Rollin’ and Floatin’

The US government has a lot of debt, or so I've heard. As we've argued before, it was the lack of such that germinated the great credit orgy. Few recall the growing concern in the Clinton years that the system was running out of risk free assets. The long bond was eliminated (the futures pit migrated to the 10 year) and supply was accompanied with pay down information.  Monthly auctions morphed into bi and quarterly. The average maturity of the entire bucket of IOUs dropped.

Fast forward to the post financial crisis state of affairs. The Treasury had been extending its Ave Maturity until the Fed jumped into the MEP (maturity extension program) known as Operation Twist. The average maturity of the US debt is now between 5.5 and 6 years. The reason people care is the rollover risk. Rollover risk, as exemplified by European nations, comes in 2 packages: Liquidity, meaning depth and function; and interest rate. A healthy jump in both is called a crisis. The quick analysis has tended to center on issuing long (er) bonds as rates are at an historic low. TBAC releases show this topic was discussed with 20 year and 50 year product ideas. The reality is the T-Bill market presented a bigger challenge.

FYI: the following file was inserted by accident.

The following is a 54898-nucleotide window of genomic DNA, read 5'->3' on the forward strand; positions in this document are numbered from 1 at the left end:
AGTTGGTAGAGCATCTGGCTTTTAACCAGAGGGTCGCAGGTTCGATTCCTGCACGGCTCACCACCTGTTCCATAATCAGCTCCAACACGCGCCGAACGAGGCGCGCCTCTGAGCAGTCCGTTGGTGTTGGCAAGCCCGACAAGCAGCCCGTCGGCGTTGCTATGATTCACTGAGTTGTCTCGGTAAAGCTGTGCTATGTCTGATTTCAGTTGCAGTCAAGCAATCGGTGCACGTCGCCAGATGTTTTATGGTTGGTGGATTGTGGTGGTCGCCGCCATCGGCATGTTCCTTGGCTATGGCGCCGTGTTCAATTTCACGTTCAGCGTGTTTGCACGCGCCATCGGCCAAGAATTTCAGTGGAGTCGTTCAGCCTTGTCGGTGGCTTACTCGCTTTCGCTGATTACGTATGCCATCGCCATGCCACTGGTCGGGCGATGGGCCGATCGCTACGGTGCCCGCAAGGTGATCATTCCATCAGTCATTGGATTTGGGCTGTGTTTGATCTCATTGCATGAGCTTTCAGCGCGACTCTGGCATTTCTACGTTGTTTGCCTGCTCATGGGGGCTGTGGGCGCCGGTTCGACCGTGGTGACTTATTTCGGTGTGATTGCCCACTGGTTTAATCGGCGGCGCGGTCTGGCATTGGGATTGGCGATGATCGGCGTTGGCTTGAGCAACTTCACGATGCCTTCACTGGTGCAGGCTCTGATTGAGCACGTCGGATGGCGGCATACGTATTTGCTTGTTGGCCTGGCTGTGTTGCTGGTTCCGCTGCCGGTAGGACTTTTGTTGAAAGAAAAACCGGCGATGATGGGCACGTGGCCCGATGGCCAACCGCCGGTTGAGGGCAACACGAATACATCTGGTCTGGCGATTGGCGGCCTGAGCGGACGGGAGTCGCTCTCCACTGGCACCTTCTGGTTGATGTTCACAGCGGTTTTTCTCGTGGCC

The explosion in issuance meant a Trillion dollar Bill auction could arise from a cash management standpoint. The "optics" of this issue and the ability to extract a large concession were undesirable. Thus, at the 35 year low for rate structures, the FRN was dusted off. The Treasury is still leaning toward a 2 year  with daily resets tied to the 3 month T Bill rate + .08 9their example). The Street has shown interest in both GCF Index benchmarks and Fed Effective rates. All see the possibility of FRNs replacing 6 month Bill issues up the road.

The operation will take awhile to get to critical mass (not as long as TIPS) but brings the first new Treasury product since 1997 out. The proliferation of new futures strips should ramp up behind the Treasury. FRNs will exhibit increased liquidity risk AND interest rate risk in the short run. As the debt continues to roll out with the Feb. refunding, we are reminded of a bon mot from the 80's: The US refunds, others reschedule..that makes all the difference.

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